If we're not counting that as its own genre, then I'm going to go with (and this one should be a bit of a surprise) supernatural romances. I discredited romance as a genre for a really long time, mostly because most of the romance books I came across growing up were historical romances or super cheesy and basically an excuse for softcore porn, which isn't really my thing. Sometime in my late-junior high years, I think my mother got tired of me wrinkling my nose at all her books and she pointed me in the direction of a romance series that had vampires and witches and it was awesome. I can't remember what it was, but I kind of devoured it. It also rekindled my childhood obsession with vampires (I read the "My Babysitter is a Vampire!" series when I much, much younger, but the junior high years brought me into the Anne Rice Vampire Chronicles), which later turned into an obsession with everything undead which went on to become an obsession with specifically zombies, which continues to this day.

All that said, Twilight is still absolutely fucking ridiculous.

3. When did you first start writing stories and how long have you known that's what you want to do?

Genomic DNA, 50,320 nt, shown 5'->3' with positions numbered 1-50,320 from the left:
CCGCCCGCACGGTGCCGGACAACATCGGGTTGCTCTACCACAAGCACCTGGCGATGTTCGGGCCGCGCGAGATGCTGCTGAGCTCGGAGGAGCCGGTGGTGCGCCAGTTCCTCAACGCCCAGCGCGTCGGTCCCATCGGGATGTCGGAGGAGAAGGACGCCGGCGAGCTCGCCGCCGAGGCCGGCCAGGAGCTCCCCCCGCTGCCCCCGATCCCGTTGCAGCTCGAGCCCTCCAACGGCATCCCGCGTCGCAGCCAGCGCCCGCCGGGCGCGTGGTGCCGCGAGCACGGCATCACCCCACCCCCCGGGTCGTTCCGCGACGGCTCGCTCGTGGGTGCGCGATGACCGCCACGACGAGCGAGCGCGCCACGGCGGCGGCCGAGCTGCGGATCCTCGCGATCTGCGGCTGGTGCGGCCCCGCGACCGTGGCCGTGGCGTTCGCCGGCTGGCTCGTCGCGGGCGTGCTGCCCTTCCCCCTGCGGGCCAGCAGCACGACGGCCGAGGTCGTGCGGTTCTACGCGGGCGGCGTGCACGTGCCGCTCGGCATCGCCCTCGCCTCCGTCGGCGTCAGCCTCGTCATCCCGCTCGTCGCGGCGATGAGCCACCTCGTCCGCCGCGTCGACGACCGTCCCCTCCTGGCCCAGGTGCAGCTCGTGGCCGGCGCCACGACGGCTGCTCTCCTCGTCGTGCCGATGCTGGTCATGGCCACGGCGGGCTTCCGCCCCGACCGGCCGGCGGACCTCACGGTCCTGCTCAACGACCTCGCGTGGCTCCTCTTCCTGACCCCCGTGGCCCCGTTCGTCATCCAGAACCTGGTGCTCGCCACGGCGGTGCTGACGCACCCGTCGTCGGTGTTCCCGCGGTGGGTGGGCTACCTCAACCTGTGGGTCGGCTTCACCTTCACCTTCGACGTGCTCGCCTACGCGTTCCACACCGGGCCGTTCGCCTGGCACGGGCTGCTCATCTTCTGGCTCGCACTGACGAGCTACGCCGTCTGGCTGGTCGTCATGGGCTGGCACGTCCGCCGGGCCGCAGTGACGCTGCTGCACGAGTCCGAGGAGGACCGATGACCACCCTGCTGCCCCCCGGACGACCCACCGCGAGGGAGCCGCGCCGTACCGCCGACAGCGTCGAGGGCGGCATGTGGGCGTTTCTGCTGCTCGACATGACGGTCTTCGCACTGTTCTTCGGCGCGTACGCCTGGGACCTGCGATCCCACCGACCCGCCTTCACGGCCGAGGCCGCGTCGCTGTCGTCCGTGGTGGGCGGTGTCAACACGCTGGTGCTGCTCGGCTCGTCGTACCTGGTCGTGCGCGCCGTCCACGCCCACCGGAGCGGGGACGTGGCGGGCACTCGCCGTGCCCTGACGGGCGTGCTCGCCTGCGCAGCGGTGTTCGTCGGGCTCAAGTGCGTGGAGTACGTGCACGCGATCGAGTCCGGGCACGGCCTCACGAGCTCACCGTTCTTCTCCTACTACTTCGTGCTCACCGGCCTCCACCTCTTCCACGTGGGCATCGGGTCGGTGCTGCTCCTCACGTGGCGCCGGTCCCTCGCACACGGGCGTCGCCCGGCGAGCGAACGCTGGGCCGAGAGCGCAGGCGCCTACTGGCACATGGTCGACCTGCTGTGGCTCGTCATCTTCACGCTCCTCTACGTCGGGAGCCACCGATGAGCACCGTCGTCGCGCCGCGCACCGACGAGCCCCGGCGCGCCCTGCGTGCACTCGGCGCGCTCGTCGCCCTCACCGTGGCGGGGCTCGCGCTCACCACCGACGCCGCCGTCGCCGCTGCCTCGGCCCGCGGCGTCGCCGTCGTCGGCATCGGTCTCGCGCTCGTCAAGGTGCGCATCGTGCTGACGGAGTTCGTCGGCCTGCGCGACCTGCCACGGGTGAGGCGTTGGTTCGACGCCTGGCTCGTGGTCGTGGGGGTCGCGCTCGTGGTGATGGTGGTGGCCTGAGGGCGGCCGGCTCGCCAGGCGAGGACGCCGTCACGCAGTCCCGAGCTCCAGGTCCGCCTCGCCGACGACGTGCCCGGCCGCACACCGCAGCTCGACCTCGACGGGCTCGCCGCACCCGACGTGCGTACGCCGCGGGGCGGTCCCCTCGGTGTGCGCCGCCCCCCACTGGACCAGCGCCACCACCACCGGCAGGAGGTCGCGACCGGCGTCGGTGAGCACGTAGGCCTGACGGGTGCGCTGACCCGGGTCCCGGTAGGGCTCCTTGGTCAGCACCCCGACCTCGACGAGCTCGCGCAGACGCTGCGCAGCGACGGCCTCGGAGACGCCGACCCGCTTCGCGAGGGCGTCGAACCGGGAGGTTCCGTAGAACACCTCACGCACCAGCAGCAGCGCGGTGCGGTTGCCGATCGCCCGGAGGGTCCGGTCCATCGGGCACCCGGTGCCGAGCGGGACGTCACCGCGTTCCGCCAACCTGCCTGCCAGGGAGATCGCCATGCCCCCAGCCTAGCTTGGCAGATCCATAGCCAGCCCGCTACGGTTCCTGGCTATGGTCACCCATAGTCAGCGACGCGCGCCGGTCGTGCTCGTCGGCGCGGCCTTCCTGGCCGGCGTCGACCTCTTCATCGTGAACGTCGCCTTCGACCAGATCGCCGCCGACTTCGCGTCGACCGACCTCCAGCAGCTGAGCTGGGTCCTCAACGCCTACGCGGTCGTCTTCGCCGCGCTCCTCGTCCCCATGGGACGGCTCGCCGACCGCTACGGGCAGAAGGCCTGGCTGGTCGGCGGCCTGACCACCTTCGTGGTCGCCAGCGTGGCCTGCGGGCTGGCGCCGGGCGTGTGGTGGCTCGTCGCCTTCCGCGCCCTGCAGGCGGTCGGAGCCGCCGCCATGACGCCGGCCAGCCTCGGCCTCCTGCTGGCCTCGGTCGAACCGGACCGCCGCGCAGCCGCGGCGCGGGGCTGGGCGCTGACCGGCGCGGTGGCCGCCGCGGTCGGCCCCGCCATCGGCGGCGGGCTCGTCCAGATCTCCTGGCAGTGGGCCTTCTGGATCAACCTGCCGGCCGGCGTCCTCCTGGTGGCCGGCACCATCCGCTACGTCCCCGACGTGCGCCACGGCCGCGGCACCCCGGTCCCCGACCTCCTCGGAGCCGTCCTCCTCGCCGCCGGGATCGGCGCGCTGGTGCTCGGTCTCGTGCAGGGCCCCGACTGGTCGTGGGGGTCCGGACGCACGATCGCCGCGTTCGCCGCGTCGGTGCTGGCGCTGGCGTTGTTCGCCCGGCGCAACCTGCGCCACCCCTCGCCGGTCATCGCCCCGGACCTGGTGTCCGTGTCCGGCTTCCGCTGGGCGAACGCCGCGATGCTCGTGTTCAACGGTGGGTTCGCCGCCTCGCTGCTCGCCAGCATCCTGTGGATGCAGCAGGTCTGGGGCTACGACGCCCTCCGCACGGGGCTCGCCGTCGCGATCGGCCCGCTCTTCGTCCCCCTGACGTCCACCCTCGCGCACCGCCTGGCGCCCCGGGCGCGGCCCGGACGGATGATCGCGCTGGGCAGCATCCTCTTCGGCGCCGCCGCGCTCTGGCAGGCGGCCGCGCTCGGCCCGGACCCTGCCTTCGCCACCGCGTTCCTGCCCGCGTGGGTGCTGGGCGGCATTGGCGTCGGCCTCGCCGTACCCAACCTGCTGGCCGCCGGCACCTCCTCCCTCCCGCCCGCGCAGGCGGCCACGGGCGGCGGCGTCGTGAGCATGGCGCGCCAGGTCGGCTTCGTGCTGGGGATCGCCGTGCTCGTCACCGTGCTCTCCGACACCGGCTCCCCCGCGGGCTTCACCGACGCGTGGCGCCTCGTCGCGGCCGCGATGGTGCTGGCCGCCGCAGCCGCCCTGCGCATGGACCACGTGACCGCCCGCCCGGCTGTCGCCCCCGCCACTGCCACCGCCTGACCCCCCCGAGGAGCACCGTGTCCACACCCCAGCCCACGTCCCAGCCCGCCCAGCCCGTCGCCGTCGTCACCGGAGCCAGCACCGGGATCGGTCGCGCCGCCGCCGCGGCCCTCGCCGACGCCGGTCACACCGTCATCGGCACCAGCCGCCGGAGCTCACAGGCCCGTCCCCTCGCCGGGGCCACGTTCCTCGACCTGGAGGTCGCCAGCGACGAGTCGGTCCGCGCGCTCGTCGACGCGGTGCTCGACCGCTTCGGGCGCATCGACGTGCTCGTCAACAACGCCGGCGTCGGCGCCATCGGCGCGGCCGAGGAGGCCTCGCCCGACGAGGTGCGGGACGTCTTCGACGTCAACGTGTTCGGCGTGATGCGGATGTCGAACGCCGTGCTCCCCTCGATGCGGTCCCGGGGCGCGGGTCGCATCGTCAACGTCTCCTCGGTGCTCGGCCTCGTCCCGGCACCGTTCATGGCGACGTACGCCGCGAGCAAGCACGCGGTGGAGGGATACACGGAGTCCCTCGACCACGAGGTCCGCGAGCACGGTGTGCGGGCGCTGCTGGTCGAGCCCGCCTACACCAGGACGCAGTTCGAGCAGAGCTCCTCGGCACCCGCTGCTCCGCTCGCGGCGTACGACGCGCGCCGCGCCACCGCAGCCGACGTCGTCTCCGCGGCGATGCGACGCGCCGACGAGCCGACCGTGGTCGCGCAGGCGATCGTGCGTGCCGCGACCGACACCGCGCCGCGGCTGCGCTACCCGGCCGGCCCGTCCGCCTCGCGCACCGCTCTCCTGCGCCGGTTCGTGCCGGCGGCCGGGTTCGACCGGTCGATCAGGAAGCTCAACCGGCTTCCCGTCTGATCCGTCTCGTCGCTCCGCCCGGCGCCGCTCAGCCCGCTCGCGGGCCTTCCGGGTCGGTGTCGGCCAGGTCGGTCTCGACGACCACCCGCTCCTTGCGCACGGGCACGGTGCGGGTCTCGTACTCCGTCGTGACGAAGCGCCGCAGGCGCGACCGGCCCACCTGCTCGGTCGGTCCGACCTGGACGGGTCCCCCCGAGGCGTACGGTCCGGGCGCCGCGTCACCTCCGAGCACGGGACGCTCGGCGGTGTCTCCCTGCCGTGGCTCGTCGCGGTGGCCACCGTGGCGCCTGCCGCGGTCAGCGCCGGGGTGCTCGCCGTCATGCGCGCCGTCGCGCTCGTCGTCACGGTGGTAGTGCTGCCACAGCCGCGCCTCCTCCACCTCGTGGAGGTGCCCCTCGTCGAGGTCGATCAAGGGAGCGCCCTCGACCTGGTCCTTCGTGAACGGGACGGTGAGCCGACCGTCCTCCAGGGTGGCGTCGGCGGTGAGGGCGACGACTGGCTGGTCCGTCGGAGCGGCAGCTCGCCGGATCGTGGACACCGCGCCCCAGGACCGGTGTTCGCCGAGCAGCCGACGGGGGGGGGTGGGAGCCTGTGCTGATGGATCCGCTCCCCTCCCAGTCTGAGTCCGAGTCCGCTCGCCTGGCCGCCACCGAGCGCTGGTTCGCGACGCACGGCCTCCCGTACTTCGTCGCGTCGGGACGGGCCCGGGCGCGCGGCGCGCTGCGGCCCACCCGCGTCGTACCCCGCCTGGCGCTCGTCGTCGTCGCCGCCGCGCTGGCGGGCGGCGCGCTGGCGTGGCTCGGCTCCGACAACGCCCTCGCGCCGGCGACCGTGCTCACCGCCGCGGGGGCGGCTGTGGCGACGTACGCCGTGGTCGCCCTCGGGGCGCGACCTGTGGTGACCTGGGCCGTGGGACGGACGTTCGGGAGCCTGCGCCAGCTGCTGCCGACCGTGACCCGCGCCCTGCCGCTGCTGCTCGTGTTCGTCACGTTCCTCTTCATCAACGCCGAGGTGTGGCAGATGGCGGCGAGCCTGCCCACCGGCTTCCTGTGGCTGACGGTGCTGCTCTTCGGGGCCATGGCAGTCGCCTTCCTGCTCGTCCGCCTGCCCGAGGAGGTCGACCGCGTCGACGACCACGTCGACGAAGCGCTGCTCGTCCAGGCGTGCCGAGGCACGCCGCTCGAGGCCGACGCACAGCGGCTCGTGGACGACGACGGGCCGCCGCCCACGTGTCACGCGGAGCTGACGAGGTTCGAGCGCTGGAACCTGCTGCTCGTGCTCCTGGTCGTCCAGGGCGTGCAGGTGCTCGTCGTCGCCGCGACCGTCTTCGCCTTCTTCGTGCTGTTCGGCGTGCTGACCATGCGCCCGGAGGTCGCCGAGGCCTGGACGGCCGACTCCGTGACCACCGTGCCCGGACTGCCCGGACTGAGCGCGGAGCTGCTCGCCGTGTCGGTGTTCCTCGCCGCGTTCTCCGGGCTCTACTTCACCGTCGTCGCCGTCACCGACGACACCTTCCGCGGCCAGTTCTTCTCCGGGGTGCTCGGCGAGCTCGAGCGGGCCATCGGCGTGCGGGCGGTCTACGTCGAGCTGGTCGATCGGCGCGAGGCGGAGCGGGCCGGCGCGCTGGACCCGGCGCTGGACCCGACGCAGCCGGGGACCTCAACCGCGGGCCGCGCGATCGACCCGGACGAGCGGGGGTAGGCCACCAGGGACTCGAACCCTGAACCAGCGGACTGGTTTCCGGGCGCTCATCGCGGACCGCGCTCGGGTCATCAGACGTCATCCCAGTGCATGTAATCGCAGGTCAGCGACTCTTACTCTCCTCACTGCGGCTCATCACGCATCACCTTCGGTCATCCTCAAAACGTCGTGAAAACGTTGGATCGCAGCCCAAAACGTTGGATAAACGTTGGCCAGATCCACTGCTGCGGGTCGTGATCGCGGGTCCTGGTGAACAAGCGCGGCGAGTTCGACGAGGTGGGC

I used to get in trouble in school for daydreaming all the time, so one of my teachers put a piece of paper and a few crayons in front of me and told me to draw whatever it was that was distracting me from the lesson, then get in front of the class and explain it. It was supposed to be a punishment. It wound up being a drawing of a princess riding a unicorn and an hour-long story about the cloud princess and how she had to save an entire kingdom from the evil storm clouds that were threatening to rain over her kingdom forever (no, really, rain, not reign. I was apparently a punny eight-year-old). I think probably my teacher interrupted me after the first fifteen minutes or so, but I finished my story over recess to a few people who wanted to hear how it ended. Either way, the teacher learned her lesson and never asked me to tell the class what I was daydreaming about again, and I learned the art of the doodle.

It kind of spiraled out of control from there. I eventually realized the doodles were too obvious -- people could tell that I was drawing instead of paying attention -- so I started making up stories instead. I wasn't much of an artist anyway, so overall this was the better choice. I don't think I started writing them down until maybe the end of elementary school or the beginning of junior high, when my neighbor across the street moved in and we started making up stories and plays. We had a grand scheme to write a play and perform it for the neighborhood and make lots of money and get discovered and never have to take math classes again. That clearly didn't work out, but eh.